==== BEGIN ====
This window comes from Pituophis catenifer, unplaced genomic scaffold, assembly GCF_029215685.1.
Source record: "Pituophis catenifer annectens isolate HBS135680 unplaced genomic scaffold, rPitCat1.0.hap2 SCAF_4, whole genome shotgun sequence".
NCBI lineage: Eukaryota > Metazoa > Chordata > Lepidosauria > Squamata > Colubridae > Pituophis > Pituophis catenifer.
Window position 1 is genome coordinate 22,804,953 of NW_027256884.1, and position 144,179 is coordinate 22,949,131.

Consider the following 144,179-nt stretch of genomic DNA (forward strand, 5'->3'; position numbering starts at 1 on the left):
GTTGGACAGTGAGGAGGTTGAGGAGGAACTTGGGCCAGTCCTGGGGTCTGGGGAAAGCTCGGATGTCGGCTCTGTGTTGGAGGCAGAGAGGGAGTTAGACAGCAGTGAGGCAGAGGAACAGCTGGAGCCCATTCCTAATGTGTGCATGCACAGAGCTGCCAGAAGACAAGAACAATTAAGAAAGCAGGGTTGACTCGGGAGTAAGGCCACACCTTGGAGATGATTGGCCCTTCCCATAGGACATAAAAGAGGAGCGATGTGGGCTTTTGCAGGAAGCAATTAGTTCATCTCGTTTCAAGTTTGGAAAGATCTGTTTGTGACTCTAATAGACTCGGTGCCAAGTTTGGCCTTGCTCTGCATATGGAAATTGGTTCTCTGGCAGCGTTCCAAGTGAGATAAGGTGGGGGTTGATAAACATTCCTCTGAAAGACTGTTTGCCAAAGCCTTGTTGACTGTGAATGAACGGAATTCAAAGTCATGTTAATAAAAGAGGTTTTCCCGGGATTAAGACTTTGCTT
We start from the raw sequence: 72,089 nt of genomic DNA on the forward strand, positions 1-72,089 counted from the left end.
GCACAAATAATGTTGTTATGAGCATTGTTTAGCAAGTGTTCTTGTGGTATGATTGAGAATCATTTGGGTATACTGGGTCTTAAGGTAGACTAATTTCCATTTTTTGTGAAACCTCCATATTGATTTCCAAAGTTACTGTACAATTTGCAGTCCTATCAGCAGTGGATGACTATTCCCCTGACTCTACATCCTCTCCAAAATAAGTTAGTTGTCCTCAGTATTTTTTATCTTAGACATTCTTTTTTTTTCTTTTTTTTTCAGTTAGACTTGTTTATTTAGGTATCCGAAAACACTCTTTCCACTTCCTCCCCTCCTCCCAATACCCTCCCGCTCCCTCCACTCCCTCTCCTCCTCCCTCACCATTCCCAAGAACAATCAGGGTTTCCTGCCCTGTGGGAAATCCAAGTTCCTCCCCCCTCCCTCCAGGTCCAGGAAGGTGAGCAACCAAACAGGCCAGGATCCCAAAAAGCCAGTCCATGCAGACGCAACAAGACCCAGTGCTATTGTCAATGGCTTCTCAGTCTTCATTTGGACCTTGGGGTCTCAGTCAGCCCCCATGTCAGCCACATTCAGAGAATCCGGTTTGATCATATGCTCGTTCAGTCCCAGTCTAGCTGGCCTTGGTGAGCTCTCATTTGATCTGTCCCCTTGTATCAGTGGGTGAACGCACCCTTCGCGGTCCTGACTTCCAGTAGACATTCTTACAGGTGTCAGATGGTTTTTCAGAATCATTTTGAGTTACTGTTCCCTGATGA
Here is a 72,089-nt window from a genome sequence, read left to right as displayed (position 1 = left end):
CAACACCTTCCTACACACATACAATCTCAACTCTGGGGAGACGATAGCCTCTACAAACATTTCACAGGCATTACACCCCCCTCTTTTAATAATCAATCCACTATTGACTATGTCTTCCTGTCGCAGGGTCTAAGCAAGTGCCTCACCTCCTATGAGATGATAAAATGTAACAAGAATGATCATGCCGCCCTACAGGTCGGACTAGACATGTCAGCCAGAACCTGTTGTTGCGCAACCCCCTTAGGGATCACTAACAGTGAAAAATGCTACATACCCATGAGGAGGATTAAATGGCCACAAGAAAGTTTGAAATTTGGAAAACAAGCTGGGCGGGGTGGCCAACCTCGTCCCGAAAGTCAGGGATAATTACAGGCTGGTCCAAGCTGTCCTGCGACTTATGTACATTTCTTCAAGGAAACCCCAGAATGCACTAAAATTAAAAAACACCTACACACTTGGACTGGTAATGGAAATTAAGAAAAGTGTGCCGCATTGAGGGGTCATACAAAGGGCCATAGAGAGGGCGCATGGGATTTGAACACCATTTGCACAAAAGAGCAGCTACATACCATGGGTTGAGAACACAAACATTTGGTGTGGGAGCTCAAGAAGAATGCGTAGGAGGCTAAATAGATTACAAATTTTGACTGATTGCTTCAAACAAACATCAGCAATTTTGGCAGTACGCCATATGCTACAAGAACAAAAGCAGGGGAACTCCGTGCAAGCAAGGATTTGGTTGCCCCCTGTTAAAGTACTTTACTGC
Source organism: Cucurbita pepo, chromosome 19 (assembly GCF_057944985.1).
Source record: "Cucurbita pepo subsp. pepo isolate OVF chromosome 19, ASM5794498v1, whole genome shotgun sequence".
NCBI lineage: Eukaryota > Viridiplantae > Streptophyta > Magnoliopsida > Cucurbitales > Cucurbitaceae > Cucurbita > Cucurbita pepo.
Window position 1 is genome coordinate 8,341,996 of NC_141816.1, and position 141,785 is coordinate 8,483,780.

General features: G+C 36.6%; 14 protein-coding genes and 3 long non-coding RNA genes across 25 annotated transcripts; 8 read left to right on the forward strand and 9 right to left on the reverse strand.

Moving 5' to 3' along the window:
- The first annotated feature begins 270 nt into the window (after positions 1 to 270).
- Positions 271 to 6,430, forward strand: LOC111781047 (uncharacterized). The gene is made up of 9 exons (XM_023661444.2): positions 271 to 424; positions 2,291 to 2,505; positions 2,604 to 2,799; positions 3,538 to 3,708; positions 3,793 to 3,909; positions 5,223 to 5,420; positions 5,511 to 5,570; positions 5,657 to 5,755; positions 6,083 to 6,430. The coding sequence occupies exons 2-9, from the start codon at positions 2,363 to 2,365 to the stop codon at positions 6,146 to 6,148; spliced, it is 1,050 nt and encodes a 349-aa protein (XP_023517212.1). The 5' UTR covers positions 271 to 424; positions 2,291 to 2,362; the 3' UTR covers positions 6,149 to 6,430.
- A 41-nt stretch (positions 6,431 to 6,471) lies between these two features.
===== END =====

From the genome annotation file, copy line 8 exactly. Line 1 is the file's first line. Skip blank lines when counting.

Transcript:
GCACAAATAATGTTGTTATGAGCATTGTTTAGCAAGTGTTCTTGTGGTATGATTGAGAATCATTTGGGTATACTGGGTCTTAAGGTAGACTAATTTCCATTTTTTGTGAAACCTCCATATTGATTTCCAAAGTTACTGTACAATTTGCAGTCCTATCAGCAGTGGATGACTATTCCCCTGACTCTACATCCTCTCCAAAATAAGTTAGTTGTCCTCAGTATTTTTTATCTTAGACATTCTTTTTTTTTCTTTTTTTTTCAGTTAGACTTGTTTATTTAGGTATCCGAAAACACTCTTTCCACTTCCTCCCCTCCTCCCAATACCCTCCCGCTCCCTCCACTCCCTCTCCTCCTCCCTCACCATTCCCAAGAACAATCAGGGTTTCCTGCCCTGTGGGAAATCCAAGTTCCTCCCCCCTCCCTCCAGGTCCAGGAAGGTGAGCAACCAAACAGGCCAGGATCCCAAAAAGCCAGTCCATGCAGACGCAACAAGACCCAGTGCTATTGTCAATGGCTTCTCAGTCTTCATTTGGACCTTGGGGTCTCAGTCAGCCCCCATGTCAGCCACATTCAGAGAATCCGGTTTGATCATATGCTCGTTCAGTCCCAGTCTAGCTGGCCTTGGTGAGCTCTCATTTGATCTGTCCCCTTGTATCAGTGGGTGAACGCACCCTTCGCGGTCCTGACTTCCAGTAGACATTCTTACAGGTGTCAGATGGTTTTTCAGAATCATTTTGAGTTACTGTTCCCTGATGA